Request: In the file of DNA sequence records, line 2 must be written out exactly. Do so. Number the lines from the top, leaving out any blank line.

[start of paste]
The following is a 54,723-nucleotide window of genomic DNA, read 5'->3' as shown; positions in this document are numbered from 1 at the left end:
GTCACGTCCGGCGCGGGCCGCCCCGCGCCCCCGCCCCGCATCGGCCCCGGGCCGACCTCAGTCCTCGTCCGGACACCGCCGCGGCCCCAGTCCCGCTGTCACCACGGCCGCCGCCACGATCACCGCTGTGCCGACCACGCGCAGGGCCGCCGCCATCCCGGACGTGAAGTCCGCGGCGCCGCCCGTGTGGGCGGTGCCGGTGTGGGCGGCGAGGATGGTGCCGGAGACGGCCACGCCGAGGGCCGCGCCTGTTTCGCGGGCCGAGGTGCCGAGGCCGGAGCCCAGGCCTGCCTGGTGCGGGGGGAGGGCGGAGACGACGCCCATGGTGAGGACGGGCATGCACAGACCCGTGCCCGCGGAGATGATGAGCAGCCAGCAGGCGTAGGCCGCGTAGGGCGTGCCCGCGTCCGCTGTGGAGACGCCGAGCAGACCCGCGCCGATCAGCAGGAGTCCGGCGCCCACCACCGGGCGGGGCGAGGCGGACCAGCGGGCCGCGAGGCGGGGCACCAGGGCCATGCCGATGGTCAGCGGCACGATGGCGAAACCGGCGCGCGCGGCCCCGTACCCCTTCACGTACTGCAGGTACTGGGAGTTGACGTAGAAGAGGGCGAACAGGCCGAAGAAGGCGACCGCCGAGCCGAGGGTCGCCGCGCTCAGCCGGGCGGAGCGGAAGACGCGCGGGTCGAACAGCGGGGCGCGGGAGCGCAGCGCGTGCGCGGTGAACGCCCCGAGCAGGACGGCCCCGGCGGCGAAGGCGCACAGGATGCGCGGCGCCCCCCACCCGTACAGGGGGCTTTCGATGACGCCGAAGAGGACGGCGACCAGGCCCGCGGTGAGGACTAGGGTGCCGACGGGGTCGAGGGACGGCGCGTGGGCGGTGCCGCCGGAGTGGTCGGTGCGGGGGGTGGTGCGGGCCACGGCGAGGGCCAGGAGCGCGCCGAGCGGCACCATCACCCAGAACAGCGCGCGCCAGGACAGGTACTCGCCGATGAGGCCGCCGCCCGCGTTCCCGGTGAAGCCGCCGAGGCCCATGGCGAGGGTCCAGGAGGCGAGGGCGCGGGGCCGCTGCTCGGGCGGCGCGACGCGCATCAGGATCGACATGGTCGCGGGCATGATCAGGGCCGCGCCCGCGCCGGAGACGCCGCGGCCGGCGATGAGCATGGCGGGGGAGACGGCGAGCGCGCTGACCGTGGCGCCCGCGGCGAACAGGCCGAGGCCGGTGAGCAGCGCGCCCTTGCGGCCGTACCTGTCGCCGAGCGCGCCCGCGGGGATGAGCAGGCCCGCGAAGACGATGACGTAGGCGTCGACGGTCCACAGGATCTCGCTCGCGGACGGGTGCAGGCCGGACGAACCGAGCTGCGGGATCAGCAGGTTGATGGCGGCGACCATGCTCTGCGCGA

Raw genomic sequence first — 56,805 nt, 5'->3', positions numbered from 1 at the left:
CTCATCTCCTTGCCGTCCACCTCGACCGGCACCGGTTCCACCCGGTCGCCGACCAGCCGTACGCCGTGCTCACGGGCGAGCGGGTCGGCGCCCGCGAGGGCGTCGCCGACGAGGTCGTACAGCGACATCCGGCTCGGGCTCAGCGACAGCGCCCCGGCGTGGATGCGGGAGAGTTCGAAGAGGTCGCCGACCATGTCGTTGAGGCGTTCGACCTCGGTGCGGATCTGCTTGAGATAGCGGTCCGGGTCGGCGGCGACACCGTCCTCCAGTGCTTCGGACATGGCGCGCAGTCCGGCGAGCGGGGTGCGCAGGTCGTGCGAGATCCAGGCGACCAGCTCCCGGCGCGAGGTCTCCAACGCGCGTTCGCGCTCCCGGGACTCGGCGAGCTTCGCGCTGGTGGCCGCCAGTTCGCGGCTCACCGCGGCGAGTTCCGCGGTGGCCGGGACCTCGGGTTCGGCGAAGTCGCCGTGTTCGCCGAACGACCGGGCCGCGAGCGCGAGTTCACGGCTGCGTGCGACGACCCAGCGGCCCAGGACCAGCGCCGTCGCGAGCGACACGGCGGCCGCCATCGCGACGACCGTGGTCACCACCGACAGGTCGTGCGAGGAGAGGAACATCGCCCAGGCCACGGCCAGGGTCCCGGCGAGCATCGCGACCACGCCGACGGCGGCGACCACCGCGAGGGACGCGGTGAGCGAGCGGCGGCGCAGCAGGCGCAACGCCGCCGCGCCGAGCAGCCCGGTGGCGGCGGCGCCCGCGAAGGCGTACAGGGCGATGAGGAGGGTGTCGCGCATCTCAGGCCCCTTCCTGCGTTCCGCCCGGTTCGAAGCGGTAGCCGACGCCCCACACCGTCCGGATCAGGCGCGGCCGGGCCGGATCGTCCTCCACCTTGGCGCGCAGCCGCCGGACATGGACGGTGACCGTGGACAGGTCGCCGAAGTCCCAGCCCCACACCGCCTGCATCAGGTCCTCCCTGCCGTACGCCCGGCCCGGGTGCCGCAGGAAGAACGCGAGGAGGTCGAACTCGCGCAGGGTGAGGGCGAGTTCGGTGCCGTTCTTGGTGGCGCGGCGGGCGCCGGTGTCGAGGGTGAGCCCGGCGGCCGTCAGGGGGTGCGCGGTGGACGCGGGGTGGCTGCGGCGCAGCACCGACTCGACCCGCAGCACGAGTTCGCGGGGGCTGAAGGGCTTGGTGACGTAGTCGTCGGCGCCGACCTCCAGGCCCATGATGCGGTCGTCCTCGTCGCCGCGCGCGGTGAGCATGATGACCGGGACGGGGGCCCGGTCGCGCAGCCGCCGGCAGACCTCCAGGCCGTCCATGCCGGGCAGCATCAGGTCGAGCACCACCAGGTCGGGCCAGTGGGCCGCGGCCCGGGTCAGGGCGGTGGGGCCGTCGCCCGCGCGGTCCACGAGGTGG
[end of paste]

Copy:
GTCACGTCCGGCGCGGGCCGCCCCGCGCCCCCGCCCCGCATCGGCCCCGGGCCGACCTCAGTCCTCGTCCGGACACCGCCGCGGCCCCAGTCCCGCTGTCACCACGGCCGCCGCCACGATCACCGCTGTGCCGACCACGCGCAGGGCCGCCGCCATCCCGGACGTGAAGTCCGCGGCGCCGCCCGTGTGGGCGGTGCCGGTGTGGGCGGCGAGGATGGTGCCGGAGACGGCCACGCCGAGGGCCGCGCCTGTTTCGCGGGCCGAGGTGCCGAGGCCGGAGCCCAGGCCTGCCTGGTGCGGGGGGAGGGCGGAGACGACGCCCATGGTGAGGACGGGCATGCACAGACCCGTGCCCGCGGAGATGATGAGCAGCCAGCAGGCGTAGGCCGCGTAGGGCGTGCCCGCGTCCGCTGTGGAGACGCCGAGCAGACCCGCGCCGATCAGCAGGAGTCCGGCGCCCACCACCGGGCGGGGCGAGGCGGACCAGCGGGCCGCGAGGCGGGGCACCAGGGCCATGCCGATGGTCAGCGGCACGATGGCGAAACCGGCGCGCGCGGCCCCGTACCCCTTCACGTACTGCAGGTACTGGGAGTTGACGTAGAAGAGGGCGAACAGGCCGAAGAAGGCGACCGCCGAGCCGAGGGTCGCCGCGCTCAGCCGGGCGGAGCGGAAGACGCGCGGGTCGAACAGCGGGGCGCGGGAGCGCAGCGCGTGCGCGGTGAACGCCCCGAGCAGGACGGCCCCGGCGGCGAAGGCGCACAGGATGCGCGGCGCCCCCCACCCGTACAGGGGGCTTTCGATGACGCCGAAGAGGACGGCGACCAGGCCCGCGGTGAGGACTAGGGTGCCGACGGGGTCGAGGGACGGCGCGTGGGCGGTGCCGCCGGAGTGGTCGGTGCGGGGGGTGGTGCGGGCCACGGCGAGGGCCAGGAGCGCGCCGAGCGGCACCATCACCCAGAACAGCGCGCGCCAGGACAGGTACTCGCCGATGAGGCCGCCGCCCGCGTTCCCGGTGAAGCCGCCGAGGCCCATGGCGAGGGTCCAGGAGGCGAGGGCGCGGGGCCGCTGCTCGGGCGGCGCGACGCGCATCAGGATCGACATGGTCGCGGGCATGATCAGGGCCGCGCCCGCGCCGGAGACGCCGCGGCCGGCGATGAGCATGGCGGGGGAGACGGCGAGCGCGCTGACCGTGGCGCCCGCGGCGAACAGGCCGAGGCCGGTGAGCAGCGCGCCCTTGCGGCCGTACCTGTCGCCGAGCGCGCCCGCGGGGATGAGCAGGCCCGCGAAGACGATGACGTAGGCGTCGACGGTCCACAGGATCTCGCTCGCGGACGGGTGCAGGCCGGACGAACCGAGCTGCGGGATCAGCAGGTTGATGGCGGCGACCATGCTCTGCGCGA